Best Depression Treatment: The One You Want
Antidepressants or Therapy? Patient's Preference Most Effective
How Patients See Their Depression continued...
Treatment is more than just antidepressant medications or psychotherapy, Elmore says; it's really about people making an effort to combat their depression by controlling it and making themselves feel better.
"What this study is about is something profound: The phenomenology of the patient has an impact on the way treatment works," Elmore says. "There are issues with any treatment for depression. With behavior therapy, there is homework. With drugs you have to take them. If you don't like homework, or if you do not like taking pills, you will not do it and you will not benefit."
Chaney says that patients who choose a particular treatment have expectations it will work. Those expectations may boost the treatment's effect.
"If, because of their own experience or that of family members or significant others, a patient has the expectation that medication is going to help, then they may well prefer that and get a benefit. On the other hand, if they think psychotherapy may help, that has a big impact on whether that is successful for them or not."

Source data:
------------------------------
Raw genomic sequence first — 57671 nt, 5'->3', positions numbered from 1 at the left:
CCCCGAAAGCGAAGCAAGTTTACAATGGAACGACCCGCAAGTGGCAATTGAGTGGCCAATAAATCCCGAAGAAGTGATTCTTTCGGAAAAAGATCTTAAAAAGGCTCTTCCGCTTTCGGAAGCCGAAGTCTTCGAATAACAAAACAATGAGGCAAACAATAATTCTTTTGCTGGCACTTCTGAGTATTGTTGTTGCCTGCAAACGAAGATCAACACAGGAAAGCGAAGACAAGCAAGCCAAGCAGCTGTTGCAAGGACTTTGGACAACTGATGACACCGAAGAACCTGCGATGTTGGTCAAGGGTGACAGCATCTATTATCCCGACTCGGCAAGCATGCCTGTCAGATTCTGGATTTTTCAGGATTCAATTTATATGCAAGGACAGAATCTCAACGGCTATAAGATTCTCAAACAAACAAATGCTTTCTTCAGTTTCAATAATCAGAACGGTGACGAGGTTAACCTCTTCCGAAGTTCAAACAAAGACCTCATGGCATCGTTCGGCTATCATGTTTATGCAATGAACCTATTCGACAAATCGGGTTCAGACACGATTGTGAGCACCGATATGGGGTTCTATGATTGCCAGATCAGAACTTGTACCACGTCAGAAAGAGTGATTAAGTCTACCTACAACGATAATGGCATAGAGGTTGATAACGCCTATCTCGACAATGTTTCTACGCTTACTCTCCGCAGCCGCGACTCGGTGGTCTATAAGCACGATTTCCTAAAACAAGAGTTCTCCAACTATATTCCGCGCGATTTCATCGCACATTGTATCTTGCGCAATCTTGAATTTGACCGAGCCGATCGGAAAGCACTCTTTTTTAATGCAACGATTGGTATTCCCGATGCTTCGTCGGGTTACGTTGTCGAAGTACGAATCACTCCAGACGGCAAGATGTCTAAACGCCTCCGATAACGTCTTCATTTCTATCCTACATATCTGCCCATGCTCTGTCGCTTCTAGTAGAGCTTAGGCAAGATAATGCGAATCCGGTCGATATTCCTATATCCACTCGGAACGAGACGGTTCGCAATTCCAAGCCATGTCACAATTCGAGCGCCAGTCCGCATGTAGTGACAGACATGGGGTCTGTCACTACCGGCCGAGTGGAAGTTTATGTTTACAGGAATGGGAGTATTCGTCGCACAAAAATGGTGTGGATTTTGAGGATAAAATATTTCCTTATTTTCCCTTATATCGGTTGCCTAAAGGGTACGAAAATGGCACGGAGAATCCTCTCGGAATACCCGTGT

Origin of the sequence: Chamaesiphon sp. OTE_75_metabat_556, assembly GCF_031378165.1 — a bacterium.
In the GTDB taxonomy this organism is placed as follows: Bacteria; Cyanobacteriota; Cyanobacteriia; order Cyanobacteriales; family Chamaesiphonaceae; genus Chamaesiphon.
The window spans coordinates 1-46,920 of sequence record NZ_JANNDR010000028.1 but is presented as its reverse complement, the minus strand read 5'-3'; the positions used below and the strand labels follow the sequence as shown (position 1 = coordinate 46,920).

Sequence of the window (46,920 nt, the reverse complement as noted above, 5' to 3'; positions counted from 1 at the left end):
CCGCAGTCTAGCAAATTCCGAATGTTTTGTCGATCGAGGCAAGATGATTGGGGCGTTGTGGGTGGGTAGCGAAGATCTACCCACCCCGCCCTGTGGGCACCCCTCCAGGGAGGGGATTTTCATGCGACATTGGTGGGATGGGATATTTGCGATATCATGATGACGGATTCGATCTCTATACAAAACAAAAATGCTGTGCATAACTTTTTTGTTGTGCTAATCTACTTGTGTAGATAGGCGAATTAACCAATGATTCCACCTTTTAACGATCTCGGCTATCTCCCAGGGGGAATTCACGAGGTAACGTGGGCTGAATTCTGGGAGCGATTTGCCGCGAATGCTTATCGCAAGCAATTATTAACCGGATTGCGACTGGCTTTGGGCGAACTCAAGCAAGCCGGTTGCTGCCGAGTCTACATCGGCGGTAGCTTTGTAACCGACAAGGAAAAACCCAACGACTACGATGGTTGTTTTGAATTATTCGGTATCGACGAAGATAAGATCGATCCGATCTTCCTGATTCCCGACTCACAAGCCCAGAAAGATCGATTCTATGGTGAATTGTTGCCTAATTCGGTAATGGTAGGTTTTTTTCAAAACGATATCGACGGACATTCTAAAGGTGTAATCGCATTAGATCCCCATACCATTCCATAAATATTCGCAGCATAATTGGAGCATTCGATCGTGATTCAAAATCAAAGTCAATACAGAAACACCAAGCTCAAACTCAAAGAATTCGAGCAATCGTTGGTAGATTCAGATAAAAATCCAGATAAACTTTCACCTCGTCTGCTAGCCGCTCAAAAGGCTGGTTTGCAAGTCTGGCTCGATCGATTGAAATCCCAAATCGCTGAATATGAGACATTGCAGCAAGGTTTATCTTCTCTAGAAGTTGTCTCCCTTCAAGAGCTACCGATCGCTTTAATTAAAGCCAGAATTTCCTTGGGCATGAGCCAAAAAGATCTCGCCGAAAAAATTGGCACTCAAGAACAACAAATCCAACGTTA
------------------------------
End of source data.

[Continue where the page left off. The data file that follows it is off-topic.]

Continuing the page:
A Wake-Up Call to Doctors
There's a lesson here for primary-care doctors -- usually the first health-care professional a person with depression sees.
If their doctor merely refers them to a mental health specialist, Chaney says, many patients will simply fail to seek further help. But when doctors ask about patients' treatment preferences, they are more likely to end up with a helpful prescription or referral. That's especially true if a trained nurse practitioner or physician assistant follows up the visit with a call.
"Medical education is moving in the direction of helping primary-care doctors deal with the mental-care issues that come to them," Chaney says. "One part of this skill set is listening to the patient's preference and taking this into account."